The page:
|Publication number||US6029646 A|
|Application number||US 09/175,153|
|Publication date||Feb 29, 2000|
|Filing date||Oct 19, 1998|
|Priority date||Oct 19, 1998|
|Publication number||09175153, 175153, US 6029646 A, US 6029646A, US-A-6029646, US6029646 A, US6029646A|
|Inventors||Milan D. Jackson|
|Original Assignee||Jackson; Milan D.|
|Export Citation||BiBTeX, EndNote, RefMan|
|Patent Citations (17), Referenced by (21), Classifications (17), Legal Events (5)|
|External Links: USPTO, USPTO Assignment, Espacenet|
1. Field of the Invention
This invention relates generally to outdoor camping equipment. More specifically, this invention relates to adjustable devices used to hold grills, pots, pans and other cooking containers over an outdoor cooking fire.
2. Related Art
Many different inventions are disclosed encompassing the field of devices for holding a container or a grill over an outdoor camping fire.
Some of these inventions comprise grills to be used over an outdoor campfire. U.S. Pat. No. 2,604,884 (Walker) discloses a barbecue and cooking stand. The Walker stand has only one grilling surface and does not allow the user to swing the grill out of the way.
U.S. Pat. No. 2,974,662 (Forrest) discloses an adjustable grill. The Forrest grill does not allow the user to swing, within a horizontal plane, the grills individually out of the way.
U.S. Pat. No. 3,344,780 (Anderson) discloses a portable grill device. However, the Anderson grill is not of a sturdy enough design to accommodate large, heavy items, such as kettles and pots.
U.S. Pat. No. 4,979,490 (Nudo et al.) discloses an adjustable post-mounted campfire grill. The Nudo grill does not disclose a grill apparatus for receiving more than one grill or pot platform.
U.S. Pat. No. 5,666,940 (Kreiter) discloses a post-supported barbecue assembly. The Kreiter barbecue, while adjustable, does not have functions allowing its grill to swing out of the way.
Two other patents disclose supports for holding cooking utensils over a campfire: U.S. Pat. No. 2,522,223 (Hardin, et al.), and U.S. Pat. No. 4,230,089 (Barden). The Barden support assembly, while adjustable, does not have the benefit of allowing its grill to swing out of the way. The Hardin cooking apparatus support, while adjustable and able to have the grill or other item held swung out of the way, does not have the durability or strength needed to support large or heavy objects, such as a large kettle.
The final item of related art that the Applicant and Applicant's Attorney are aware of was disclosed to the Applicant and the Applicant's Attorney by the draftsman hired to prepare the drawings enclosed with this patent application. This article of prior art is owned by the draftsman. Drawings of this item are depicted in FIGS. 1 and 2. We have examined this article, and it does not have any markings or numbers upon itself to allow us to determine its source. The item has an insertion hole which slides over a post. However, the post does not have notches or grooves, and the arm supporting the grill rack does not have a bend allowing the grill rack to rest in a horizontal position. The device itself is of a simple manufacture, comprising a 29/32 inch rod being received into a 15/16 inch hole and does not appear to be sturdy enough to withstand the weight of heavy kettles and other utensils. Viewing FIG. 2 in comparison to FIG. 3 illustrates the relative differences in size and structure of the prior art device in view of the invented device.
What is needed, and is not shown in the prior art, is an outdoor cooking rack which: is adjustable; allows the user to set grills and pot platforms at various heights above a fire; allows the user to swing grills and pot platforms, within a generally horizontal plane, individually away from the fire while keeping other grills and pot platforms above the fire; holds various grills and pot platforms in place; holds various grills and pot platforms generally level and within a plane perpendicular to the support post; is made of durable and sturdy materials, allowing the user of the rack to place items of great weight on the rack, such as a large Dutch oven or a kettle; and requires no tools to set-up the cooking rack.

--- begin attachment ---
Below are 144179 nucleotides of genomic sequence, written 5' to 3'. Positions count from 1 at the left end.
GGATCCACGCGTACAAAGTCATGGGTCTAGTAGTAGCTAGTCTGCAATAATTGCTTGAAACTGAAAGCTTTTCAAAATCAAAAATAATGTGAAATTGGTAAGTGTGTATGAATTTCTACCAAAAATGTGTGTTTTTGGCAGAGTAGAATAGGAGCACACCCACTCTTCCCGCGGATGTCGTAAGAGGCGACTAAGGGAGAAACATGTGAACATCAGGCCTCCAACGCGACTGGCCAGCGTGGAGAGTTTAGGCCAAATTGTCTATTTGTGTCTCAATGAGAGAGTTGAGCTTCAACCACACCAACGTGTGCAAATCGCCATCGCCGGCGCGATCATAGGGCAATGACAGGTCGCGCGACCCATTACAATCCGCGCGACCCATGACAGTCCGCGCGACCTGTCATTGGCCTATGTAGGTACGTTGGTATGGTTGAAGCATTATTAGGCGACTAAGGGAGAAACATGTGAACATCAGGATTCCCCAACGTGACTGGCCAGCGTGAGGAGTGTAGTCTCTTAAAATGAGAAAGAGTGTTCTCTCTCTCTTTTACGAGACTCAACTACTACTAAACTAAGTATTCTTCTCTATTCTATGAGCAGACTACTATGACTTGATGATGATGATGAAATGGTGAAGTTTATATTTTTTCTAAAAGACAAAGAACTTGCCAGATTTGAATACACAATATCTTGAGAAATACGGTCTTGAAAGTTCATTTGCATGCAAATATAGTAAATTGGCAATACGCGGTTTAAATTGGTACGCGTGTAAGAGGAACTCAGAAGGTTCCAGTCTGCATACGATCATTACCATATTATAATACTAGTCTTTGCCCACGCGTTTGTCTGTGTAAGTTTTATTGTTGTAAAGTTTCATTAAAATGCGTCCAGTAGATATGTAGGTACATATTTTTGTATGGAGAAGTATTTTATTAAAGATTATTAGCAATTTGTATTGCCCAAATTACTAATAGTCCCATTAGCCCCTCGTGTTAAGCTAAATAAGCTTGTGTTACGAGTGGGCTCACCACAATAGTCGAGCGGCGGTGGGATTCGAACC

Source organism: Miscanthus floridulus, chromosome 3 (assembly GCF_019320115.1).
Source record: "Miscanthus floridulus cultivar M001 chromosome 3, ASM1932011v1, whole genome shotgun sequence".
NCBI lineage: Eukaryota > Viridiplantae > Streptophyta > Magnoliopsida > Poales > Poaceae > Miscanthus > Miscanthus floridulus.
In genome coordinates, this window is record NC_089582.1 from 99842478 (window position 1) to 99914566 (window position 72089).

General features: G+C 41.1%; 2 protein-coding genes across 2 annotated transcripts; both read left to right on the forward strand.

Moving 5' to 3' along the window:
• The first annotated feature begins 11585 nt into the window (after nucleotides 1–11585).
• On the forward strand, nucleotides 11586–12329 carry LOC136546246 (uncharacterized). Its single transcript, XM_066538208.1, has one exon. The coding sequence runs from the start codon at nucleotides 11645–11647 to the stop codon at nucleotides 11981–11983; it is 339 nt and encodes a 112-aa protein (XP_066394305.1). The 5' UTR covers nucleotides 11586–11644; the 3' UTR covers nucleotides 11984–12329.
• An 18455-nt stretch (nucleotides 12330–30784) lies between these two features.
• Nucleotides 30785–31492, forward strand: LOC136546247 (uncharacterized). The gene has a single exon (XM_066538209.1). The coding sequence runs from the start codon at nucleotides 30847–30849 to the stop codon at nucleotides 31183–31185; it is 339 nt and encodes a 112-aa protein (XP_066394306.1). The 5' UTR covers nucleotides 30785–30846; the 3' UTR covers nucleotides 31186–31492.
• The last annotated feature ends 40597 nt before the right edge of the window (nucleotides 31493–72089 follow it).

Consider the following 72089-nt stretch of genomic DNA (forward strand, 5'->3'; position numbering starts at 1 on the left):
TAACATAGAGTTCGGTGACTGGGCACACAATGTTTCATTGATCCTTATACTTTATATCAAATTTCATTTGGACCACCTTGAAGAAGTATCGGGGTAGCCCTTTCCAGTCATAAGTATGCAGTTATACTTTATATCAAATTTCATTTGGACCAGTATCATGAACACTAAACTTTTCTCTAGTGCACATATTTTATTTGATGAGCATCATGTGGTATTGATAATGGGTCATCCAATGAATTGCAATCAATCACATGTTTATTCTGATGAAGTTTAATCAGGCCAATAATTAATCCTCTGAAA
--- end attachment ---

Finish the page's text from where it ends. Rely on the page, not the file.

The present invention is an outdoor cooking rack apparatus. The invented outdoor cooking rack apparatus comprises a grooved support post for support of cooking platforms, and a cooking platform for supporting a pot, grill or other device over a campfire. Additionally, the invented apparatus may also comprise a kettle hook attached to the apparatus for holding a kettle or other pot over a campfire.
A first benefit of the invented cooking rack apparatus is the ability to be vertically adjustable. For instance, the cooking rack apparatus can be maneuvered from a location closer to the campfire vertically to a position farther from the campfire. This is important in outdoor cooking, in that the closer a pot or grill is to the campfire, the greater the heat received by such pot or grill. The desired temperature for brewing a pot of coffee differs from the temperature required for keeping the pot of coffee warm, making vertical adjustment a necessity.
A second benefit of the invented cooking rack apparatus is the ability to receive a number of different cooking platforms. As such, the user is not limited to heating one item at a time over the campfire, but could instead have one thing on the grill, a couple of different pots above the grill, and perhaps even a coffee pot above the pots. This is similar to what is shown in FIG. 3. Such ability to have multiple uses at once greatly increases the utility of the invented apparatus.
A third benefit of the invented cooking rack apparatus is the ability to swing cooking platforms, within a horizontal plane, to the side or even rear of the apparatus. The cooking platforms can be swung 360 degrees horizontally in the invented apparatus. This benefit is especially useful where the user wishes to remove items on the grill or pots held within cooking platforms from the heat radiating from the campfire. The cooking platforms can even be slightly rotated to either side so as to allow for fine adjustment of heat received by the grill or pot platform. Such rotation can be done without moving the other cooking platforms being held over the campfire.